The pretensioning of the seat belt can take place up until the “reference position” shown in FIG. 3. The movement of the belt webbing or the belt reel 10 in the direction towards the “reference position” and the reaching of the “reference position” is detected by the monitoring/sensing device 14 and the command variable generator 2 is correspondingly controlled. When the “reference position” is reached, the pretensioning process is completed. The motor current can then for instance be adjusted in such a manner that a constant restraint force is maintained, as is also described in connection with FIG. 5.

During the belt pretensioning in a potential crash situation or in the pre-crash phase, for instance during an emergency braking or an unsafe dynamic driving situation, the risk exists that after the tightening process, which is caused by the torque supplied by the electric motor 1, the belt retractor 9 locks and the vehicle occupant continues to be restrained in the vehicle seat by the seat belt with the belt webbing which was tightened during the pretensioning. Due to the locking of the belt retractor, this driving situation can continue even when the potential crash situation or pre-crash phase passes without a crash and normal vehicle operation is resumed. Due to the cooperation of the sensor device 4, which detects this normal vehicle operation and supplies corresponding signals, and the monitoring/sensing device 14, which still measures the tightened position of the seat belt 12, an unlocking routine can be automatically initiated. During the unlocking routine, due to the corresponding adjustment of the command variable in the command variable generator 2, the electric motor 1 is supplied with a correspondingly adjusted supply current, which causes a rotation of the belt reel 10 in the tightening direction to the extent that the locking or blocking of the belt reel 10 is reversed. The supply current of the electric motor 1 is carried out in such a manner that the locking of the belt reel is reversed without the vehicle occupant being burdened with an unnecessarily excessive retensioning force. The unlocking routine can also be manually initiated, for instance by operating keys or controls or the like.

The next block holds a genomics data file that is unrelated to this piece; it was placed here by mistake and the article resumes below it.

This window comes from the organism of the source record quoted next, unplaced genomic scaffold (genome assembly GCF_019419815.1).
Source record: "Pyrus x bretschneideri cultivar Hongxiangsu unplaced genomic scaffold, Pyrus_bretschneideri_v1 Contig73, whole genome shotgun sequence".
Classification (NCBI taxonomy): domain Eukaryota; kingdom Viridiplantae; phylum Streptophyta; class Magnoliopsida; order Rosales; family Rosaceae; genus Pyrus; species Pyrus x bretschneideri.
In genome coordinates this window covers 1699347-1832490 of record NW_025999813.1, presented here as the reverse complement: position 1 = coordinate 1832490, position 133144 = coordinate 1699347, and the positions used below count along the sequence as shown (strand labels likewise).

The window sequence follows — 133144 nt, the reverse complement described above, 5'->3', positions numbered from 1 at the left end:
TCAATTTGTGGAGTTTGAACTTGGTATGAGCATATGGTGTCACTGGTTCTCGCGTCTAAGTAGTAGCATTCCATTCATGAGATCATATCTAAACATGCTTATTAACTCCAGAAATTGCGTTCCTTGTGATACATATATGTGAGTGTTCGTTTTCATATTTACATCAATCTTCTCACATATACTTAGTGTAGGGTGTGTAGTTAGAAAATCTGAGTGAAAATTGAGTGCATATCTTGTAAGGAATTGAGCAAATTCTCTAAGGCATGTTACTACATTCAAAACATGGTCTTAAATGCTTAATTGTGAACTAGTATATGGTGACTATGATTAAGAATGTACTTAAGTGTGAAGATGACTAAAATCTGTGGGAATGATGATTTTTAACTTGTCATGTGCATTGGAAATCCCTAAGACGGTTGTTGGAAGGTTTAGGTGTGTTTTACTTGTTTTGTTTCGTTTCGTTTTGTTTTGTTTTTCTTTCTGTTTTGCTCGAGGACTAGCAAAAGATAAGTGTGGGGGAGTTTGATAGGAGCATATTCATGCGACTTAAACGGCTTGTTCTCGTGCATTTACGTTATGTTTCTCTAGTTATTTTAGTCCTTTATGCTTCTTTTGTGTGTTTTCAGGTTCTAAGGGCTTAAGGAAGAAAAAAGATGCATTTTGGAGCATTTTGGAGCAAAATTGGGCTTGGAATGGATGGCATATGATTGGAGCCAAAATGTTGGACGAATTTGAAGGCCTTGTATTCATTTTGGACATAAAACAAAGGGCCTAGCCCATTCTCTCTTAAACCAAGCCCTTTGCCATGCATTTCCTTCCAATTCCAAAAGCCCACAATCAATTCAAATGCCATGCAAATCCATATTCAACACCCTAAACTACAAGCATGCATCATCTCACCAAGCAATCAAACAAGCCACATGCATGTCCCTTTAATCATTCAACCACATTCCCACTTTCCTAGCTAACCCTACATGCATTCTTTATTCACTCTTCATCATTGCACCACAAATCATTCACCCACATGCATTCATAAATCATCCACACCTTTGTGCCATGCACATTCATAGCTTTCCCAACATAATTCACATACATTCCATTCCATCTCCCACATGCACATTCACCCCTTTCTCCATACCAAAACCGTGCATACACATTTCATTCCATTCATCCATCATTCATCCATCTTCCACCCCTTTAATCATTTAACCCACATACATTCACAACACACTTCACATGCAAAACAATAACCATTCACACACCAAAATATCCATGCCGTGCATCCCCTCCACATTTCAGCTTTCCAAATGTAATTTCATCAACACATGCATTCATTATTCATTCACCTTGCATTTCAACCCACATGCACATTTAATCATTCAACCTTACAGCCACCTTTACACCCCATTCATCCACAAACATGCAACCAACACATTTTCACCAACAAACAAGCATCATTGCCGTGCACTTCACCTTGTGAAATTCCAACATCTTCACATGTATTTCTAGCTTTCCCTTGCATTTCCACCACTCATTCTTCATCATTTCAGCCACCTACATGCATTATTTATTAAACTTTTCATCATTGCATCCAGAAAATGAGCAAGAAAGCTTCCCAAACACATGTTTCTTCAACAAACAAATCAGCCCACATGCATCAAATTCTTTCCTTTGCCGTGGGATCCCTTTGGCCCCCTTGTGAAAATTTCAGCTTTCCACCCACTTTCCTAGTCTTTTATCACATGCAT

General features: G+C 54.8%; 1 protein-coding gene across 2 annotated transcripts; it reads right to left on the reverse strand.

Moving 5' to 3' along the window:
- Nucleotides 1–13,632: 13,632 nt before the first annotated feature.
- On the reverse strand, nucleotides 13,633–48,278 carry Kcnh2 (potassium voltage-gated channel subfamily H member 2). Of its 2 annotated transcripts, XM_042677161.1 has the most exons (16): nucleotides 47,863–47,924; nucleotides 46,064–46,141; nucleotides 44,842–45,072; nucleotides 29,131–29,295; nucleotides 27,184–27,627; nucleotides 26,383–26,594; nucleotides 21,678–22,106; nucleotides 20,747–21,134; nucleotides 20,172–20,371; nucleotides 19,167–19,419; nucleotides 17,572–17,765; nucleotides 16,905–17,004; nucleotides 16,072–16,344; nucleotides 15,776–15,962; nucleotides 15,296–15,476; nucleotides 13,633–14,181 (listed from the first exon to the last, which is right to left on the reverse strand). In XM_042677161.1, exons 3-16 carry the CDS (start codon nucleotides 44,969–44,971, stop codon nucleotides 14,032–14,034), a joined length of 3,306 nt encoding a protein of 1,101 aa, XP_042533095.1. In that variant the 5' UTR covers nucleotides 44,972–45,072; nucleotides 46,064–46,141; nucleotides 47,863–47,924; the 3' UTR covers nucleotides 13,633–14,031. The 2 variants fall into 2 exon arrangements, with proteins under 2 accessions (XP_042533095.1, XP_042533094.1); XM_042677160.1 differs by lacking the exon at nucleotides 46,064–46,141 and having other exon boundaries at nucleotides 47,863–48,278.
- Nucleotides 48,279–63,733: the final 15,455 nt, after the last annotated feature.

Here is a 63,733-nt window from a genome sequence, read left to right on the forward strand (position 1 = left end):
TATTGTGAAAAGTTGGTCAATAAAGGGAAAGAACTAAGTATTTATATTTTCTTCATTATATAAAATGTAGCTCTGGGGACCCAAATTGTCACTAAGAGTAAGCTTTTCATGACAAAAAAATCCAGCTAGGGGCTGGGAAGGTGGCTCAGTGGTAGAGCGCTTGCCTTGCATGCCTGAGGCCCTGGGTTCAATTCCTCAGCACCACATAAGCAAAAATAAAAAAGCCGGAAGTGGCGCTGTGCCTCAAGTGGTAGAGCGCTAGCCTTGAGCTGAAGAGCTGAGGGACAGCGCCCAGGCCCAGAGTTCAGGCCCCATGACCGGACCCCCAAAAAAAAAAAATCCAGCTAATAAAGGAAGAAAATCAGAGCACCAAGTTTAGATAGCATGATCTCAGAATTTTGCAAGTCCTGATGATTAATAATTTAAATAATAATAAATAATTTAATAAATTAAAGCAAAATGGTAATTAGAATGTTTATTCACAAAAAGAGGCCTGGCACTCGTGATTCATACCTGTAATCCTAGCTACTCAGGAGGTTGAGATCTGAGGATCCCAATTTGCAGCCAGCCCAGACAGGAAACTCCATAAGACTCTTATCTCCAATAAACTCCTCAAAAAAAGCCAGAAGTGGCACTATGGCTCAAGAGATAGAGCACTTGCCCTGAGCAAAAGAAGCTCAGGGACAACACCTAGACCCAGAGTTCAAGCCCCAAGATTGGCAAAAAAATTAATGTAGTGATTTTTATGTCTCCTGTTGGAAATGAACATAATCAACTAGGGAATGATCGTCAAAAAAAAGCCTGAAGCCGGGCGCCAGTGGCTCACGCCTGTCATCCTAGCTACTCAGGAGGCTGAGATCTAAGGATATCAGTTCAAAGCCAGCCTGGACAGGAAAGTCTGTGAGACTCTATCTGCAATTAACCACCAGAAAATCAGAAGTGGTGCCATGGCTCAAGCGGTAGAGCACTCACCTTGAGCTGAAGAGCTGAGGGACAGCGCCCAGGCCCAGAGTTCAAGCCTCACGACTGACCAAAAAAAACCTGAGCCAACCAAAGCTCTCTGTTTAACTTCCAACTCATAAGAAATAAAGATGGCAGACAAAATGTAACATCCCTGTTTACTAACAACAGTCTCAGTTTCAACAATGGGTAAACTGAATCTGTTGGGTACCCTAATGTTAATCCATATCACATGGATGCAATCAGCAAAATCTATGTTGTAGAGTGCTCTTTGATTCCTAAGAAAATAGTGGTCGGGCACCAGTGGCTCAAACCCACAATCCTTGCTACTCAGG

During the pretensioning of the seat belt, in particular during a potential crash situation, a restraint force, which is maintained for a set time frame, can be determined by controlling the supply current, as can be seen for instance in FIG. 5. The stabilization of the supply current or the restraint force can start once the “reference position” shown in FIG. 3 has been reached. If no crash ensues, by adjusting the supply current, the belt force is reduced to the value set for normal vehicle operation conditions, as is for instance shown in FIG. 2. Due to the corresponding stabilization of the command variable during the maintaining of the restraint force and subsequent reduction of the command variable, this control of the supply current and thus of the restraint force of the seat belt can be adjusted.

During the retraction of the belt webbing into the park position, the supply current can be adjusted to a set value (winding current), as can be seen from FIG. 6. At the end of the winding process, the current measuring device 3 detects the increase of the current drawn from the electric motor 1 and thus the complete rewinding of the belt webbing. The current increase (cut-off current) is then evaluated for the disconnection of the supply current, which has supported the winding process.